Aidan Luke, who studied at Morling College in Sydney (MDiv, MAMin), graduating in 2015. He is currently serving as the pastor of Mudgee Baptist in regional NSW.
TGCA: Can you tell us about your life before studying theology, and how you ended up at college?
I remember when I was in 6th grade my teacher told me that one day I would be either a lawyer or a pastor (undoubtedly a comment on my generosity when it can to sharing my thoughts on whatever the topic of the moment might have been). Initially it looked like I might end up as a lawyer. I took law and commerce at ANU in Canberra, though by the end of first year I was beginning to have second thoughts. With all the hubris of youth, I picked up some correspondence studies in theology and philosophy on the side, which quickly became an all-consuming passion. I would quite happily have made the leap into full-time theology studies, but my father wisely counselled me on the value of first finishing my studies at ANU and spending a little time in the ‘real world.’
TGCA: What were the high-points and low-points of studying theology?
One of the high points was being able to devote four years to going deeper into Scripture—and to do so in a community of students who shared the same desire: all under the watchful guidance and encouragement of many of the most godly men and women I have ever been blessed to know. The lowest points were always when we were just beginning to see the beauty of a passage or doctrine and it was time to move on to the next one. It’s amazing how quickly the time goes, and how deep is the word.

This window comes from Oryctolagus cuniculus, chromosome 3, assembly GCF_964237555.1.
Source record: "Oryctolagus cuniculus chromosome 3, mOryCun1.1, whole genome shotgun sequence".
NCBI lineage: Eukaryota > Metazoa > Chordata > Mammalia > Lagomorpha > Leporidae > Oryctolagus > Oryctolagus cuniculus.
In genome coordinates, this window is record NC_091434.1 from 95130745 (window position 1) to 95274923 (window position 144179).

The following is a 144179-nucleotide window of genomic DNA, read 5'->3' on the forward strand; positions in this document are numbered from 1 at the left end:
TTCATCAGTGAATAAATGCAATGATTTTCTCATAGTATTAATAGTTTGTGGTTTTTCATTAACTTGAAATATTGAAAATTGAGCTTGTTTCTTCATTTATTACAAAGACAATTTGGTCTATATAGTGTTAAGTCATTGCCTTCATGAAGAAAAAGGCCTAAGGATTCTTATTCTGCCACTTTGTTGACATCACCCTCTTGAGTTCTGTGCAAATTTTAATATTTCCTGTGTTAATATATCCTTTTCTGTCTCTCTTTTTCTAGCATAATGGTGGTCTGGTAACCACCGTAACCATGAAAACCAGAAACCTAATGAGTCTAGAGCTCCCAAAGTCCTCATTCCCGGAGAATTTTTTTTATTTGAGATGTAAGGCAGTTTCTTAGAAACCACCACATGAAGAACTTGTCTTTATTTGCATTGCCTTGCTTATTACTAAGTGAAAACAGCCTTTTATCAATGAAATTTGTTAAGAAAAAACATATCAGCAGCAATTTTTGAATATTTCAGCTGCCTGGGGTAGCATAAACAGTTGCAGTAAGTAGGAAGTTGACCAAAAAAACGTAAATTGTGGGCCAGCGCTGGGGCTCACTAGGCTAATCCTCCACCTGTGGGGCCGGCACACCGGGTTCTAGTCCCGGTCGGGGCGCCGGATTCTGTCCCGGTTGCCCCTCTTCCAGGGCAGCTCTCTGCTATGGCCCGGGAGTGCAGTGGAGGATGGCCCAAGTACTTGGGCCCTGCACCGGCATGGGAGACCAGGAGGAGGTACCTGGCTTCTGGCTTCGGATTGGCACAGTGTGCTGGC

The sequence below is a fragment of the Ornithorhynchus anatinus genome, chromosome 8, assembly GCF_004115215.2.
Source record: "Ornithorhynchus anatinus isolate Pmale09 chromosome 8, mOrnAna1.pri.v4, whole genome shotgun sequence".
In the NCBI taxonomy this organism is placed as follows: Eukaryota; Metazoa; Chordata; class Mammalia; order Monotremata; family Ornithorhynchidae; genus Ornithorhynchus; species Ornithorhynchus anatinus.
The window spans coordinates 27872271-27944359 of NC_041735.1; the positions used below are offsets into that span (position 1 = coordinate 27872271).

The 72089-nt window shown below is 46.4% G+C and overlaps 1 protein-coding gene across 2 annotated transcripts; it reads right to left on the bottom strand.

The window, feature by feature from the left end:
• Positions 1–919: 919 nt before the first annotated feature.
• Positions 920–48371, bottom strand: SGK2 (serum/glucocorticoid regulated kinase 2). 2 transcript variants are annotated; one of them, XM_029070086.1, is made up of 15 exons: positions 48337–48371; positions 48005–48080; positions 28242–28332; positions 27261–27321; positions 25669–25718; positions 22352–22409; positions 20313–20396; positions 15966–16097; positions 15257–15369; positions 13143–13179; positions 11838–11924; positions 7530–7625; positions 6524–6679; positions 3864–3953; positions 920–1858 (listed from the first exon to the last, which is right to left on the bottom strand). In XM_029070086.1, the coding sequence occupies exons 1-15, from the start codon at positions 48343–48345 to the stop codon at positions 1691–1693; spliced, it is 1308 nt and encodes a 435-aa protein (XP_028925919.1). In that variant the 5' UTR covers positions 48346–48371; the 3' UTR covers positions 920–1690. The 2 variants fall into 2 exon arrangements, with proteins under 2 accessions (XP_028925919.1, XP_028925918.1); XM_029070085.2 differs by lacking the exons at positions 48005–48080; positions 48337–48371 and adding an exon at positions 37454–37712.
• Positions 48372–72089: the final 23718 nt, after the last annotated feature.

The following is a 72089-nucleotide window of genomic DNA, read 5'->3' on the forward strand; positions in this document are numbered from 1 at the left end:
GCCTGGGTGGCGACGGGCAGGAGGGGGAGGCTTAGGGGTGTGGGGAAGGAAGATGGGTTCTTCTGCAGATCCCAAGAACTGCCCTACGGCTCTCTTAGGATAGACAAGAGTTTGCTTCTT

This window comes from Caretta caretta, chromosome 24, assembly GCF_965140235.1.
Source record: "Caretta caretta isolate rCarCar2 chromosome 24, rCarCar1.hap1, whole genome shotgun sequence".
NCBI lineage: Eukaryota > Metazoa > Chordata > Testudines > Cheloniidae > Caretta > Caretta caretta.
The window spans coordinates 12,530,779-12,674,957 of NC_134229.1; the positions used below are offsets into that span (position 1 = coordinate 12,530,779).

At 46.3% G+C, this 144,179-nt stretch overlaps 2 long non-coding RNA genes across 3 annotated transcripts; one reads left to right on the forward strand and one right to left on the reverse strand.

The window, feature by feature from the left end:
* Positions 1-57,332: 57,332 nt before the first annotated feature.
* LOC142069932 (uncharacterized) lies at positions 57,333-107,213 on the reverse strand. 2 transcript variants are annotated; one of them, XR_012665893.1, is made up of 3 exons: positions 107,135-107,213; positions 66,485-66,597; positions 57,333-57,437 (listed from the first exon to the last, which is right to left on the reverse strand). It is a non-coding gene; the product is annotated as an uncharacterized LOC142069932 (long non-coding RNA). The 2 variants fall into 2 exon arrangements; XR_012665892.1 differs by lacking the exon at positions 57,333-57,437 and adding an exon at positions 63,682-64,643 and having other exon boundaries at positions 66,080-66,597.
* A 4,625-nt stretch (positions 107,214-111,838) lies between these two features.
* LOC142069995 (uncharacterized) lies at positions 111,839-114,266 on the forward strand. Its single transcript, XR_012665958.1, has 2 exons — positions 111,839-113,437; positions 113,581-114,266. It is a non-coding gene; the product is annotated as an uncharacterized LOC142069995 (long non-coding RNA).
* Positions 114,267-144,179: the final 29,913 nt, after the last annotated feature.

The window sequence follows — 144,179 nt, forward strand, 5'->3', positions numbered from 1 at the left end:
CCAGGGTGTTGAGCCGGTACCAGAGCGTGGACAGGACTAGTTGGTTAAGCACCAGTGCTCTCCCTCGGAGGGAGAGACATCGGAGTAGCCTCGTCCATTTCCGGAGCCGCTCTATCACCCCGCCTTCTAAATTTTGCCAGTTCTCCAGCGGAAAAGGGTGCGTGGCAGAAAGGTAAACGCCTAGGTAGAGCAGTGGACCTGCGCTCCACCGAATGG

TGCA: Do you have any particular lessons from (or regrets about) your years at college?
It was a real joy being able to live on campus with other students and faculty. I loved being able to step out the front door of our townhouse and strike up conversations about our latest assignments or that morning’s sermon in chapel, all while our kids are playing together on the playground or tearing down the road on their scooters. Being married with three little kids, it was a great place for us to spend some time as a family. We saw in many ways how Christian community should be, and grew relationships that will always be precious and a great source of mutual support for after college, both for myself and my wife. On the other hand, it was all too easy to remain in the Christian bubble, enjoying campus life and focusing on the prospect of ministry after college. I regret not taking the time to be more actively involved in the local area, especially in the housing commission estate across the road from the college.
TGCA: Were there any surprises?
I went into college with some firm convictions on many of the usual hot topics. Although the basic contours of my theology remained the same, I was surprised by the extent to which my understanding was deepened and in many ways refined by interacting with different perspectives. Often I was challenged by the views expressed by my fellow students, or seeing the rich diversity in the faculty, not to mention the breadth of insight in the broader community of faith as it stretches throughout the world and back in history. The more I came to understand different perspectives, the more I appreciated the centrality of the gospel as the basis for our unity, and the need for humility and grace when we engage with questions where the evidence is not as clear.
TGCA: How has studying helped you live and serve Jesus?